Originally published on Sydney Morning Herald by Emma Koehn, 24 June 2019
Last year Jock Gammon added “breathing” walls to a concrete carpark and now he has his his sights set on freshening up freeways across the country.
“We’re in a pretty exciting industry, because most of the projects have never been done before. Our ethos is about innovation and creativity,” the co-founder of Sydney startup Junglefy says.
Junglefy adds greenery installations to buildings and public spaces and has been involved in high-profile projects including the greenery walls at Sydney’s One Central Park.
The business is now partnering with the University of Technology Sydney to develop “breathing walls”, plant banks designed to withstand pollution and help improve air quality.
Last month the New South Wales government chipped in $100,000 in grant funding to test the greenery walls along the M2 and Eastern Distributor roads, in a partnership with Transurban.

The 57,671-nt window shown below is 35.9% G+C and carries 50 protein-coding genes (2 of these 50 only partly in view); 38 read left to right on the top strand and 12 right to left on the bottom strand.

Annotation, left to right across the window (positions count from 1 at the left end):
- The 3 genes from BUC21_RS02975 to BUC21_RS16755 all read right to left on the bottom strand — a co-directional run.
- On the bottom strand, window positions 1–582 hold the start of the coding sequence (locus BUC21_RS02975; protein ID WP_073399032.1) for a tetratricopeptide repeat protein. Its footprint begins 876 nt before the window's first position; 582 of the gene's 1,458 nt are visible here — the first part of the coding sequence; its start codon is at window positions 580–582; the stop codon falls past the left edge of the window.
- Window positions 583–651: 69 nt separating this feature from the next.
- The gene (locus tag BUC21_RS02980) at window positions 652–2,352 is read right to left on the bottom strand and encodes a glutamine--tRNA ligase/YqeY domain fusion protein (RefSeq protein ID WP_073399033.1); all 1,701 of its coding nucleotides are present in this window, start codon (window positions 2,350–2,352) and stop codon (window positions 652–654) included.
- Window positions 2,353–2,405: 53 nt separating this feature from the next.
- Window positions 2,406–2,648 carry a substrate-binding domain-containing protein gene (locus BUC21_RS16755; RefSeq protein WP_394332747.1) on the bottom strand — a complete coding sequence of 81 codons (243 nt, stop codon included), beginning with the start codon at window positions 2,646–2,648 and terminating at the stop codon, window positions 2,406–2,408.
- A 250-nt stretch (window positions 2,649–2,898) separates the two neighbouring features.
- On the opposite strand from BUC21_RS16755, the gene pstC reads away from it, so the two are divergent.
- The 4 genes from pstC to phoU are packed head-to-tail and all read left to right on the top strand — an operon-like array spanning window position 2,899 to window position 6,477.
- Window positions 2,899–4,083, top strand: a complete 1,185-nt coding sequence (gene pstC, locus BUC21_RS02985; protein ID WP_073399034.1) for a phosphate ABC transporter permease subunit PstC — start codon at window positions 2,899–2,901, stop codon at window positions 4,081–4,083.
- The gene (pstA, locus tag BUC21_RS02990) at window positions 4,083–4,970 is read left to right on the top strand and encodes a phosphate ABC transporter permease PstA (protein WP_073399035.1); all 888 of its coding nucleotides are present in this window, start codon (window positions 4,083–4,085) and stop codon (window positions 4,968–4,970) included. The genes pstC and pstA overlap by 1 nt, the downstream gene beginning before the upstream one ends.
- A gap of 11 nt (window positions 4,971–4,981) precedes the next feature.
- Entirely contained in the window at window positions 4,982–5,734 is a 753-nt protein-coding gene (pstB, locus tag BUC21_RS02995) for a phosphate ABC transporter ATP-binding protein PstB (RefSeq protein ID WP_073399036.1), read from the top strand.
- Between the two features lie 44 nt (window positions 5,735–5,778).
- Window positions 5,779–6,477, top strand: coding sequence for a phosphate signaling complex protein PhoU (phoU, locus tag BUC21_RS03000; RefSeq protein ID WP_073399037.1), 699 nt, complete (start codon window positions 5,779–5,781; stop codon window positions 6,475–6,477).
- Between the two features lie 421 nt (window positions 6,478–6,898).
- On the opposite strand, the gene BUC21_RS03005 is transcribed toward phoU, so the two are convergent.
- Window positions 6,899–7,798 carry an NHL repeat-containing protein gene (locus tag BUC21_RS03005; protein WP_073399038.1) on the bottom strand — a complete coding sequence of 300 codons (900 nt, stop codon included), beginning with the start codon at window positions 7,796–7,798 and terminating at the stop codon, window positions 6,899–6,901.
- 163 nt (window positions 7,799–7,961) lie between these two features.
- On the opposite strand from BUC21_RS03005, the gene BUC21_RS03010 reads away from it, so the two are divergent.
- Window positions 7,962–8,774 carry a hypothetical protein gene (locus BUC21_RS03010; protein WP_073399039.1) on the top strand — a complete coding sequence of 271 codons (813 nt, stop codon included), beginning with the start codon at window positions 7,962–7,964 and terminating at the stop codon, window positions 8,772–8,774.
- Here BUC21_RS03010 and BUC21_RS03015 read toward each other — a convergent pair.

It’s a project the business believes could be the first of many.
Gammon and his wife Hanna launched Junglefy in 2009, inspired to change urban locations after “having three young boys and seeing where the state of our cities are going”.
These days the company is running 12 separate projects at once and turning over $7.5 million.
It’s a sector the team have seen bloom as higher density living and apartment projects have sprung up across the nation.
One of the biggest challenges in the face of this demand is persuading clients that green installations need to be taken care of.
“We’ve had projects where the client didn’t want to spend money on irrigation: they were relying on tenants to water the plants,” Gammon says.
“But people are poor on time at the best of times.”
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